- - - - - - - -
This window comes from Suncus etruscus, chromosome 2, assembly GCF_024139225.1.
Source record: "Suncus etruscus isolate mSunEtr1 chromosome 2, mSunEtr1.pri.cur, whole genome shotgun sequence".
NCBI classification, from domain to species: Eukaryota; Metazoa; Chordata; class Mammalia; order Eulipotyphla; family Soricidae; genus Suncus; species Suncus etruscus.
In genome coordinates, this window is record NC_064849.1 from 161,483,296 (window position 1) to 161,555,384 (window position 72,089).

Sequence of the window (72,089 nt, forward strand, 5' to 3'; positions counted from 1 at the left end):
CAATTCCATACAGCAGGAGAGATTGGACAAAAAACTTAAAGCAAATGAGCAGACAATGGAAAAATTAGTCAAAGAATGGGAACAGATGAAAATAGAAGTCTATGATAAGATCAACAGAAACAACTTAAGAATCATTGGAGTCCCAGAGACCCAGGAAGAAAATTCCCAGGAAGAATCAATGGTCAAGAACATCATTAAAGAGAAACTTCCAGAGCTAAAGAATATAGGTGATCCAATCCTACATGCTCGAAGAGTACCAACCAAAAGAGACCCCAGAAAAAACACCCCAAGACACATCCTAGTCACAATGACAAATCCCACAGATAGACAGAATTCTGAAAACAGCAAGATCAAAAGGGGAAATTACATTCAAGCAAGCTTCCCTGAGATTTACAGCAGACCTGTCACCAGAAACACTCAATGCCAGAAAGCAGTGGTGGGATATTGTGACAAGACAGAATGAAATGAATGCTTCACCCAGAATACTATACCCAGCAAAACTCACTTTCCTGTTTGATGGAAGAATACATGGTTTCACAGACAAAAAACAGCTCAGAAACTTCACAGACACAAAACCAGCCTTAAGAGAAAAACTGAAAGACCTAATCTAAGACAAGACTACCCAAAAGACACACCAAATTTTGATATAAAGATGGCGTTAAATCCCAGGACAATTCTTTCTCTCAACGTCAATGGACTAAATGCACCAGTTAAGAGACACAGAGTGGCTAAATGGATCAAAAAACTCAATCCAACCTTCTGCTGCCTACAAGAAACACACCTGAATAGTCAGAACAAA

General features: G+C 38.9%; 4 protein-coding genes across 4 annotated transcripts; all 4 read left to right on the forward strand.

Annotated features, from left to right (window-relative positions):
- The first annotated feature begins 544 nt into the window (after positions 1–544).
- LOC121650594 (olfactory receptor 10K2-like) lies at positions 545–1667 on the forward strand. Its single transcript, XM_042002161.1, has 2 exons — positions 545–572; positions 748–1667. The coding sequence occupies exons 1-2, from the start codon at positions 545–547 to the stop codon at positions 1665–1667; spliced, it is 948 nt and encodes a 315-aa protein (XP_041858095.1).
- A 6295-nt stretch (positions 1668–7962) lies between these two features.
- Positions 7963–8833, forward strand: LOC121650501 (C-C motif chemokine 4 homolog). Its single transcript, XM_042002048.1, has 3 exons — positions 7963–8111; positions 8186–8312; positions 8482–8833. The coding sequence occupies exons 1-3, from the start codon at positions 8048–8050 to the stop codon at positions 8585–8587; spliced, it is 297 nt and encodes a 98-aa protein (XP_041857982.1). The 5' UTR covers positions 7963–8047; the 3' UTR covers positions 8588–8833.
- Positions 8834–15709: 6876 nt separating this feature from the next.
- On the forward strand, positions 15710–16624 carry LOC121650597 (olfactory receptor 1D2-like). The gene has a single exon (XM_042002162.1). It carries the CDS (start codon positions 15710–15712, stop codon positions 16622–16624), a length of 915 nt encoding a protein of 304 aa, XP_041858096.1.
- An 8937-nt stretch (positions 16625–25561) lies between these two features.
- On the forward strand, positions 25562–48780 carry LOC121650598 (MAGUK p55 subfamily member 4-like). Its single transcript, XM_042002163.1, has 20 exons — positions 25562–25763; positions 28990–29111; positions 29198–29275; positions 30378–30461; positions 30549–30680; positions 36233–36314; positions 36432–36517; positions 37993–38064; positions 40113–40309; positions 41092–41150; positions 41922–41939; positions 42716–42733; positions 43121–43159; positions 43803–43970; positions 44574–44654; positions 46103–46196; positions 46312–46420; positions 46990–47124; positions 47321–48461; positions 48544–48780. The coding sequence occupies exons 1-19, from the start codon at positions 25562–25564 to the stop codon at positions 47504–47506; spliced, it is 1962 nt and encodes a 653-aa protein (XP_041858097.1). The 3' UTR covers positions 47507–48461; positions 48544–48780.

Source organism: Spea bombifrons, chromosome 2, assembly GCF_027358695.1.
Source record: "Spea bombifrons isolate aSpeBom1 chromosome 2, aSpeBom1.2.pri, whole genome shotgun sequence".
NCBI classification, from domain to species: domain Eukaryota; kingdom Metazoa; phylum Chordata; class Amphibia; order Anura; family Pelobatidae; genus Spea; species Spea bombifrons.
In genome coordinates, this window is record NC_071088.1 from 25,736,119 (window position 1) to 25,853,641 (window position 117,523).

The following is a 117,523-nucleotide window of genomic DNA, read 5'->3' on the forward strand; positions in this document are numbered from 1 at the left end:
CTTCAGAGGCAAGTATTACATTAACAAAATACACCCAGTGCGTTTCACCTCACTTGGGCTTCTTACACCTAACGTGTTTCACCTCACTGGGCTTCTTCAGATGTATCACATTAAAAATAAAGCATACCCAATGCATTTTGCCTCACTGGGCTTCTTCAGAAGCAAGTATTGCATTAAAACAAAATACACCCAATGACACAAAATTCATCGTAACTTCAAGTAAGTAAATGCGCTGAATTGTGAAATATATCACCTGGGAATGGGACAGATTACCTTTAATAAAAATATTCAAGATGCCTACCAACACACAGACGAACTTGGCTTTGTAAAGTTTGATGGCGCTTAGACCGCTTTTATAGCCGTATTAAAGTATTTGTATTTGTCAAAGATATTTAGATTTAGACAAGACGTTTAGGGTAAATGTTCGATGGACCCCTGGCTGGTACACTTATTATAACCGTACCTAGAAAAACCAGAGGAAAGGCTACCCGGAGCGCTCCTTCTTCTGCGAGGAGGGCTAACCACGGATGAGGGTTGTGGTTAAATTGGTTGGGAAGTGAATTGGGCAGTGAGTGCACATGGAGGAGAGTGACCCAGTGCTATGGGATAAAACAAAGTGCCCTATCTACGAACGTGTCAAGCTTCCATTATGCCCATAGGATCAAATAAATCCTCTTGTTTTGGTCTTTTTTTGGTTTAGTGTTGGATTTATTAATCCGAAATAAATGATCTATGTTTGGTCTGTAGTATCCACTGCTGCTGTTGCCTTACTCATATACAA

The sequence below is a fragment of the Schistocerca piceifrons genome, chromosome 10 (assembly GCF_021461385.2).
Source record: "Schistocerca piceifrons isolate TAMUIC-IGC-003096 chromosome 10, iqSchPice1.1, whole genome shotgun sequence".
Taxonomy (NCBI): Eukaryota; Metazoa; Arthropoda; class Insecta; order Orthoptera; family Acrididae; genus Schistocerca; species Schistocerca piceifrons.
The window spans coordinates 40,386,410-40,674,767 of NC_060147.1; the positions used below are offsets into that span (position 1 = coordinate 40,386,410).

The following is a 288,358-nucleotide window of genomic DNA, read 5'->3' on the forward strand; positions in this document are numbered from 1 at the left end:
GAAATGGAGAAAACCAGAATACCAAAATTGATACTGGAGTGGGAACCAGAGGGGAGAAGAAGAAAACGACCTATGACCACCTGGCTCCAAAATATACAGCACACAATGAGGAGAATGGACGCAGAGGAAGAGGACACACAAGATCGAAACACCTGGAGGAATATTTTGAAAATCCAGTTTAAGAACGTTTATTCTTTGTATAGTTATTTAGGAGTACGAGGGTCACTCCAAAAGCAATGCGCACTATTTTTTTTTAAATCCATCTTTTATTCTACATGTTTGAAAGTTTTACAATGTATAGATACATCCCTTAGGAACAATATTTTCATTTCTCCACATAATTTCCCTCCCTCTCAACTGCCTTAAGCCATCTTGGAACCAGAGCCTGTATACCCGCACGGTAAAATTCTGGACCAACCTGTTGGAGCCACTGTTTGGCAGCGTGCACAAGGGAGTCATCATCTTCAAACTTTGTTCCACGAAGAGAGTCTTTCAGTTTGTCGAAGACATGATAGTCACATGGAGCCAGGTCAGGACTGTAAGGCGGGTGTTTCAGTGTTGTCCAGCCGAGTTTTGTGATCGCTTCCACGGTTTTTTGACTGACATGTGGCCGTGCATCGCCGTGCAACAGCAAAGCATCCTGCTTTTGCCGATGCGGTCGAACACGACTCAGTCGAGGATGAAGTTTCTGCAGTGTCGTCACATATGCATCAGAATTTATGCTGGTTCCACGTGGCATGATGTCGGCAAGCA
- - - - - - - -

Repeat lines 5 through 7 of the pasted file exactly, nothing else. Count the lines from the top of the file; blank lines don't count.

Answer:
Sequence of the window (72,089 nt, forward strand, 5' to 3'; positions counted from 1 at the left end):
CAATTCCATACAGCAGGAGAGATTGGACAAAAAACTTAAAGCAAATGAGCAGACAATGGAAAAATTAGTCAAAGAATGGGAACAGATGAAAATAGAAGTCTATGATAAGATCAACAGAAACAACTTAAGAATCATTGGAGTCCCAGAGACCCAGGAAGAAAATTCCCAGGAAGAATCAATGGTCAAGAACATCATTAAAGAGAAACTTCCAGAGCTAAAGAATATAGGTGATCCAATCCTACATGCTCGAAGAGTACCAACCAAAAGAGACCCCAGAAAAAACACCCCAAGACACATCCTAGTCACAATGACAAATCCCACAGATAGACAGAATTCTGAAAACAGCAAGATCAAAAGGGGAAATTACATTCAAGCAAGCTTCCCTGAGATTTACAGCAGACCTGTCACCAGAAACACTCAATGCCAGAAAGCAGTGGTGGGATATTGTGACAAGACAGAATGAAATGAATGCTTCACCCAGAATACTATACCCAGCAAAACTCACTTTCCTGTTTGATGGAAGAATACATGGTTTCACAGACAAAAAACAGCTCAGAAACTTCACAGACACAAAACCAGCCTTAAGAGAAAAACTGAAAGACCTAATCTAAGACAAGACTACCCAAAAGACACACCAAATTTTGATATAAAGATGGCGTTAAATCCCAGGACAATTCTTTCTCTCAACGTCAATGGACTAAATGCACCAGTTAAGAGACACAGAGTGGCTAAATGGATCAAAAAACTCAATCCAACCTTCTGCTGCCTACAAGAAACACACCTGAATAGTCAGAACAAA

General features: G+C 38.9%; 4 protein-coding genes across 4 annotated transcripts; all 4 read left to right on the forward strand.